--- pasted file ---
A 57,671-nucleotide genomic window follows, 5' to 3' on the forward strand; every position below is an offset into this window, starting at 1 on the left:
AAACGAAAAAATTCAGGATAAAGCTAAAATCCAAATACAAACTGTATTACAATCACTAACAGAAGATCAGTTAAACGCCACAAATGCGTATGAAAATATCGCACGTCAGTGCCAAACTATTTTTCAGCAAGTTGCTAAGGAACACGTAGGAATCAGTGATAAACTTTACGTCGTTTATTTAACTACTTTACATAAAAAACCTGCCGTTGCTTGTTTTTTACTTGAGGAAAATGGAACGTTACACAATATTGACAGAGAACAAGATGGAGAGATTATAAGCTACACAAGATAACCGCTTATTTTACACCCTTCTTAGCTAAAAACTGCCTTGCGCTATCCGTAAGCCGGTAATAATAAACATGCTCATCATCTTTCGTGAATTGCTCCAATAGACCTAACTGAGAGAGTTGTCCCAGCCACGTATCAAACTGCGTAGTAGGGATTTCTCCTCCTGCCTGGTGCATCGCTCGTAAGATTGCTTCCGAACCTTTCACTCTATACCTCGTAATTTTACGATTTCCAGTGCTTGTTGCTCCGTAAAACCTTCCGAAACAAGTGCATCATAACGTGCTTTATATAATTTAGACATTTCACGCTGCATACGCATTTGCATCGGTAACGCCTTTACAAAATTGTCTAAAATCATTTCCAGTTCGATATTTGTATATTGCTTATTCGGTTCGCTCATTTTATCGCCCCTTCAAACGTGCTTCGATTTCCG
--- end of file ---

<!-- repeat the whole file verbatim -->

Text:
A 57,671-nucleotide genomic window follows, 5' to 3' on the forward strand; every position below is an offset into this window, starting at 1 on the left:
AAACGAAAAAATTCAGGATAAAGCTAAAATCCAAATACAAACTGTATTACAATCACTAACAGAAGATCAGTTAAACGCCACAAATGCGTATGAAAATATCGCACGTCAGTGCCAAACTATTTTTCAGCAAGTTGCTAAGGAACACGTAGGAATCAGTGATAAACTTTACGTCGTTTATTTAACTACTTTACATAAAAAACCTGCCGTTGCTTGTTTTTTACTTGAGGAAAATGGAACGTTACACAATATTGACAGAGAACAAGATGGAGAGATTATAAGCTACACAAGATAACCGCTTATTTTACACCCTTCTTAGCTAAAAACTGCCTTGCGCTATCCGTAAGCCGGTAATAATAAACATGCTCATCATCTTTCGTGAATTGCTCCAATAGACCTAACTGAGAGAGTTGTCCCAGCCACGTATCAAACTGCGTAGTAGGGATTTCTCCTCCTGCCTGGTGCATCGCTCGTAAGATTGCTTCCGAACCTTTCACTCTATACCTCGTAATTTTACGATTTCCAGTGCTTGTTGCTCCGTAAAACCTTCCGAAACAAGTGCATCATAACGTGCTTTATATAATTTAGACATTTCACGCTGCATACGCATTTGCATCGGTAACGCCTTTACAAAATTGTCTAAAATCATTTCCAGTTCGATATTTGTATATTGCTTATTCGGTTCGCTCATTTTATCGCCCCTTCAAACGTGCTTCGATTTCCG